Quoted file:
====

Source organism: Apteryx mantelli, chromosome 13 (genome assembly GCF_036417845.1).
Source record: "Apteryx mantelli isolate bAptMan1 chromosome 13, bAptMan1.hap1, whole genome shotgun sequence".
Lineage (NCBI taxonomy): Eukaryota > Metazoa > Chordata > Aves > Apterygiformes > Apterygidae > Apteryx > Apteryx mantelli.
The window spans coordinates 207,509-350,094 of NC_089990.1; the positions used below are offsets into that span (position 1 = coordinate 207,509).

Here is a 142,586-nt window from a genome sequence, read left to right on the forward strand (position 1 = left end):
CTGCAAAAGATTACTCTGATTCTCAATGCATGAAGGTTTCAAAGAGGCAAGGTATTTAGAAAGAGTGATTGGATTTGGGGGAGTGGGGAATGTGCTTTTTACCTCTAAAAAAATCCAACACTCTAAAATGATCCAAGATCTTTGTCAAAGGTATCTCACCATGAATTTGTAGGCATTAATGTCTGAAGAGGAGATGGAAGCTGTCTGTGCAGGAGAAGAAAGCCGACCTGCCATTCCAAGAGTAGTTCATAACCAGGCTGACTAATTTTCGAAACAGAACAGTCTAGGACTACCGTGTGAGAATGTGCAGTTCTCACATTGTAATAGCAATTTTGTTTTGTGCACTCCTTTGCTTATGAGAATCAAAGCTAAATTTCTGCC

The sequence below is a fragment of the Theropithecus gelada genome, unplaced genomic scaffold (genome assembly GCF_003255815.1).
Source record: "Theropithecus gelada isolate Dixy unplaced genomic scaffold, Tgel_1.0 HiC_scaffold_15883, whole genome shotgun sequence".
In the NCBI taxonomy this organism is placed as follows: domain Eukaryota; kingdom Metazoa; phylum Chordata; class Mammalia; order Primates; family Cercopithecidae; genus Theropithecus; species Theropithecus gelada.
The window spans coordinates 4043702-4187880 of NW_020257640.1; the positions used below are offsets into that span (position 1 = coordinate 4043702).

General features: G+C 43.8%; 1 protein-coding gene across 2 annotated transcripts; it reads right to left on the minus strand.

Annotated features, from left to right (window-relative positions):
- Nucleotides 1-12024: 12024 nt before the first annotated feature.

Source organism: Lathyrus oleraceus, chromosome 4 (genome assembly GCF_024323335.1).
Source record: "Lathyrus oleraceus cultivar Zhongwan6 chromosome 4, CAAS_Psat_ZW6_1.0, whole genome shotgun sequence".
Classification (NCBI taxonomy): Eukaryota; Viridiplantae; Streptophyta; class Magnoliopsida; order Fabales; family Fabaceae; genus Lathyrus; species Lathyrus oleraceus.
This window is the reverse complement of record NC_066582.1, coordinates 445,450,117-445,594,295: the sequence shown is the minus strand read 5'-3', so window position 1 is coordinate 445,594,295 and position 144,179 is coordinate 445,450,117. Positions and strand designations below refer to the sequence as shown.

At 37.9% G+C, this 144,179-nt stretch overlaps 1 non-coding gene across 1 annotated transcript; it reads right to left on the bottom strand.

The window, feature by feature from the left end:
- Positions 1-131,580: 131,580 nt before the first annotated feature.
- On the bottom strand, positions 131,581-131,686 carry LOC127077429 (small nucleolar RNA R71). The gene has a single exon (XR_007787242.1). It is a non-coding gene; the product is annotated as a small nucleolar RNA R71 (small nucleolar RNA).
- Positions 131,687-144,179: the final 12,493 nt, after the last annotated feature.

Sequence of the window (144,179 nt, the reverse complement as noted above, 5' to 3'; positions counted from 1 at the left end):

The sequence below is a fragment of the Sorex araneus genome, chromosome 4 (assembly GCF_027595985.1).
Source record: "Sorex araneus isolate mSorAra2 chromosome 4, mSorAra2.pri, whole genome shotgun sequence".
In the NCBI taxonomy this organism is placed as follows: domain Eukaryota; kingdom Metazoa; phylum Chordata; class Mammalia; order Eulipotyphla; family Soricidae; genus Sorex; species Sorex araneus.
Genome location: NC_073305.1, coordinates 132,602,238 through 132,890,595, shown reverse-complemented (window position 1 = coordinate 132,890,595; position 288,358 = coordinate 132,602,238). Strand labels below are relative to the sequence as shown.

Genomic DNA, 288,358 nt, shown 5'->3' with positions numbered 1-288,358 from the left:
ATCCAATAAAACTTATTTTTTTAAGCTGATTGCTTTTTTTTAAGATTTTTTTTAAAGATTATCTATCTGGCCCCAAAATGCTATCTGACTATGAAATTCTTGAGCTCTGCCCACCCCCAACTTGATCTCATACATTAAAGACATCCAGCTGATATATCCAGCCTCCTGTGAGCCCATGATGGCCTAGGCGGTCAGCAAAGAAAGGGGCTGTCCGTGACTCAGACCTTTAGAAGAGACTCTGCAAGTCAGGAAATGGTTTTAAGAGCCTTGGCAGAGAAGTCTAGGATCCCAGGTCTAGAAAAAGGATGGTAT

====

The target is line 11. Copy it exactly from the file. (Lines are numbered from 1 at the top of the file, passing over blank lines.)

General features: G+C 43.8%; 1 protein-coding gene across 2 annotated transcripts; it reads right to left on the minus strand.